|Function||Light carrier rocket|
|Country of origin||Russia|
|Height||44 m (144 ft)|
|Diameter||3 m (9.8 ft)|
|Mass||158,000 kg (348,000 lb)|
|Payload to 200 km x 51.8° LEO|
|Mass||2,850 kg (6,280 lb)|
|Payload to 200 km x 62.8° LEO|
|Mass||2,800 kg (6,200 lb)|
|Family||R-7 / Soyuz-2|
|Comparable||Long March 2C|
|Launch sites||Plesetsk, Site 43|
|First flight||28 December 2013|
|Last flight||21 October 2022|
The Soyuz-2.1v (Russian: Союз 2.1в, Union 2.1v), GRAU index 14A15, known earlier in development as the Soyuz-1 (Russian: Союз 1, Union 1), is a Russian expendable launch vehicle. It was derived from the Soyuz-2.1b, and is a member of the R-7 family of rockets. It is built by TsSKB Progress, at Samara in Russia. Launches are conducted from existing facilities at the Plesetsk Cosmodrome in Northwest Russia, with pads also available at the Baikonur Cosmodrome in Kazakhstan, and new facilities at the Vostochny Cosmodrome in Eastern Russia.
The Soyuz-2.1v represents a major departure from earlier Soyuz rockets. Unlike the Soyuz-2.1b upon which it is based, it does away with the four boosters used on all other R-7 vehicles. The first stage of the Soyuz-2.1v is a heavily modified derivative of the Soyuz-2 second stage, with a single-chamber NK-33 engine replacing the four-chamber RD-107 used on previous rockets along with structural modifications to the stage and lower tanking. Since the NK-33 is fixed, the RD-0110R engine is used to supply thrust vector control. It also supplies an extra 230.5 kN (51,800 lbf) of thrust and heats the pressurization gases.
The NK-33 engine, originally built for the N1 programme, offers increased performance over the RD-107; however, only a limited number of engines are available. Once the supply is exhausted, the NK-33 will be replaced by the RD-193. In April 2013, it was announced that the RD-193 engine had completed testing. The RD-193 is a lighter and shorter engine based on the Angara's RD-191, which is itself a derivative of the Zenit's RD-170.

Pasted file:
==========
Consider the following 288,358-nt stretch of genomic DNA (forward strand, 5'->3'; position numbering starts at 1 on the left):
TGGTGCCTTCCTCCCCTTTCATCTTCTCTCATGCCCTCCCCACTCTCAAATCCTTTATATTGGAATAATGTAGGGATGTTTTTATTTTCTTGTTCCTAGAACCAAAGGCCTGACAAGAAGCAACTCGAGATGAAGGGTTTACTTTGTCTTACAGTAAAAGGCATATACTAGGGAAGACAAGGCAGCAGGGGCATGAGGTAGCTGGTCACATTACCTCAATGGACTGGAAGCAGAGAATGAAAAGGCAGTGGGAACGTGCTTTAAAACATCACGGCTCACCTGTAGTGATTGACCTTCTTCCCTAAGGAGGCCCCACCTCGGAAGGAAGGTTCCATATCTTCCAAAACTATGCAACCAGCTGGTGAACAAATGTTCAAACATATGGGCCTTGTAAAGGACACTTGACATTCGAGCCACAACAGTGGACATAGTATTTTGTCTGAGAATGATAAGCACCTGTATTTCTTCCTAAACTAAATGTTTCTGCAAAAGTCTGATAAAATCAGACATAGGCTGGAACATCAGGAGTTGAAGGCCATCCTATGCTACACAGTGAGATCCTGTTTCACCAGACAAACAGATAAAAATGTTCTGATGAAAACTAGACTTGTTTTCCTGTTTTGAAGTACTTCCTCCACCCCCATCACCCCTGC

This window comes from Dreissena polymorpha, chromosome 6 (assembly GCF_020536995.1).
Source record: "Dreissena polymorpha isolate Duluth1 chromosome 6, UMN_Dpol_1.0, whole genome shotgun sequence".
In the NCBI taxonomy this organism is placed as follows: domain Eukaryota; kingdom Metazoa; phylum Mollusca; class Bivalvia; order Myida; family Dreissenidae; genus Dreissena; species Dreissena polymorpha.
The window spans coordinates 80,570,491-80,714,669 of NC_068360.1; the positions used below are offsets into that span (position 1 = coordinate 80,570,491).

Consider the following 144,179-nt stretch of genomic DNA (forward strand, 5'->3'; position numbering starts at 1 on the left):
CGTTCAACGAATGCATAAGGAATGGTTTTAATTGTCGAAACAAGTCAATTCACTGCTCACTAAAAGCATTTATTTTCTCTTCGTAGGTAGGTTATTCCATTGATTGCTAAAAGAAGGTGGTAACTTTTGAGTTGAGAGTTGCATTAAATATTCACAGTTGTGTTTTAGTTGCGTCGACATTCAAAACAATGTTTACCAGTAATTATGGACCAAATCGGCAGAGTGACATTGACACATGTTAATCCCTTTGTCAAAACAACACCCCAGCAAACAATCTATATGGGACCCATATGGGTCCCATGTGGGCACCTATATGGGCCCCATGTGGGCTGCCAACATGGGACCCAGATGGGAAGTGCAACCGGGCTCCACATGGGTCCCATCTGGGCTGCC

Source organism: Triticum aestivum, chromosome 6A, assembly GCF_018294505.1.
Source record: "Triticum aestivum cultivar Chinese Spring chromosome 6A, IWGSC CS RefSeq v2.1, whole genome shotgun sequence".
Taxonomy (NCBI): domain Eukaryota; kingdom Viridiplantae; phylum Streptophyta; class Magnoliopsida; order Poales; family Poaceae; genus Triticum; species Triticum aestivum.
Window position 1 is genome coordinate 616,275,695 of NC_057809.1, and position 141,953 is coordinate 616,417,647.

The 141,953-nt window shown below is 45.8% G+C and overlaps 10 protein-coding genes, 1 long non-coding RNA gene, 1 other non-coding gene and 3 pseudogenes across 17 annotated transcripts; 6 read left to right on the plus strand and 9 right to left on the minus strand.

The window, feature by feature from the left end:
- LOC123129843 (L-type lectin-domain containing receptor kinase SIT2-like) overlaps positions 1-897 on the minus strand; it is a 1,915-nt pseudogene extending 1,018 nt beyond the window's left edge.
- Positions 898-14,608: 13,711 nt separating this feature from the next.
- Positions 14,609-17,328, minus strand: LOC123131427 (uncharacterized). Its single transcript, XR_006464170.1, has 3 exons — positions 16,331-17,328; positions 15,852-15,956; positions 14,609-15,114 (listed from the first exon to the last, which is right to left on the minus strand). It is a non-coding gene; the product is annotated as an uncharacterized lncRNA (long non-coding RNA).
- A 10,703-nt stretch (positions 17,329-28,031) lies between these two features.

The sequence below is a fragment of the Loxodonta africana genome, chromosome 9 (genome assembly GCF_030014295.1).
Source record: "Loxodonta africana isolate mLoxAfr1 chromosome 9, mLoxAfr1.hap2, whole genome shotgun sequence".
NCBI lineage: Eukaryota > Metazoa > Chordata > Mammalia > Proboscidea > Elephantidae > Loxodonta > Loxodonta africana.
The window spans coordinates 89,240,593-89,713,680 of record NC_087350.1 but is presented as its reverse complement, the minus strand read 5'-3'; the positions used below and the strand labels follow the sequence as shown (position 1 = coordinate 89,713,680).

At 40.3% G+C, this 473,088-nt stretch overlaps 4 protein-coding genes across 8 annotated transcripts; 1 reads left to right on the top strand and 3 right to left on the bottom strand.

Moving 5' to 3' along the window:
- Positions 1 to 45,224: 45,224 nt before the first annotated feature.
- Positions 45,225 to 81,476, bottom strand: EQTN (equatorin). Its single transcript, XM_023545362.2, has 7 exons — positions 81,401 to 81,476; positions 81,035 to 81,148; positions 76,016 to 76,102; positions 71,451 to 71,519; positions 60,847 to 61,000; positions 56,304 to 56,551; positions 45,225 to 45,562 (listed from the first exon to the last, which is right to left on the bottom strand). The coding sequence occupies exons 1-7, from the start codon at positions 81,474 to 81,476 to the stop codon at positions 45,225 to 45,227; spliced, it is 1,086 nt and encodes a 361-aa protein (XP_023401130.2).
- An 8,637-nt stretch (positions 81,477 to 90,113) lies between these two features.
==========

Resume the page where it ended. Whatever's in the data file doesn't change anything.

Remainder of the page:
The second stage of the Soyuz-2.1v is the same as the third stage of the Soyuz-2.1b; powered by an RD-0124 engine. For most missions a Volga upper stage will be used to manoeuvre the payload from an initial parking orbit to its final destination. The Volga is derived from the propulsion system of the Yantar reconnaissance satellite, and was developed as a lighter and cheaper alternative to the Fregat.
The Soyuz-2.1v was designed as a light-class carrier rocket, and has a payload capacity of 2,850 kg (6,280 lb) to a 200 km (120 mi) circular low Earth orbit with an inclination of 51.8° from Baikonur, and 2,800 kg (6,200 lb) to a 200 kilometre orbit at 62.8° from Plesetsk.
|Flight number||Date (UTC)||Launch site||Upper stage||Payload||Orbit||Remarks||Outcome|
|1||28 December 2013
|Plesetsk Site 43/4||Volga||Aist 1, SKRL-756 #1/2||LEO||Maiden flight of Soyuz-2.1v||Success|
|2||5 December 2015 15:08||Plesetsk Site 43/4||Volga||Kosmos 2511 and 2512||LEO||Earth observation Radar calibration||Partial failure|
|3||23 June 2017
|Plesetsk Site 43/4||Volga||Kosmos 2519||LEO||Military satellite, possibly geodesy project Nivelir-ZU||Success|
|4||29 March 2018 17:38||Plesetsk Site 43/4||None||Kosmos 2525 (EMKA)||SSO||Military Satellite||Success|
|5||10 July 2019
|Plesetsk Site 43/4||Volga||Kosmos 2535 to 2538||LEO||Geodesy||Success|
|6||25 November 2019 17:52||Plesetsk Site 43/4||Volga||Kosmos 2542 & 2543||LEO||Satellite inspection||Success|
|7||9 September 2021 19:59||Plesetsk Site 43/4||Volga||Kosmos 2551 (EMKA No.2)||SSO||Reconnaissance||Success|
|8||1 August 2022 20:25||Plesetsk Site 43/4||Volga||Kosmos 2558 (Nivelir No.3)||PO||Surveillance||Success|
|9||21 October 2022 19:20||Plesetsk Site 43/4||Volga||Kosmos 2561 & 2562||SSO||Surveillance||Success|
Russia exhibited a model of the Soyuz-2.1v during the 2011 Paris Air Show at Le Bourget.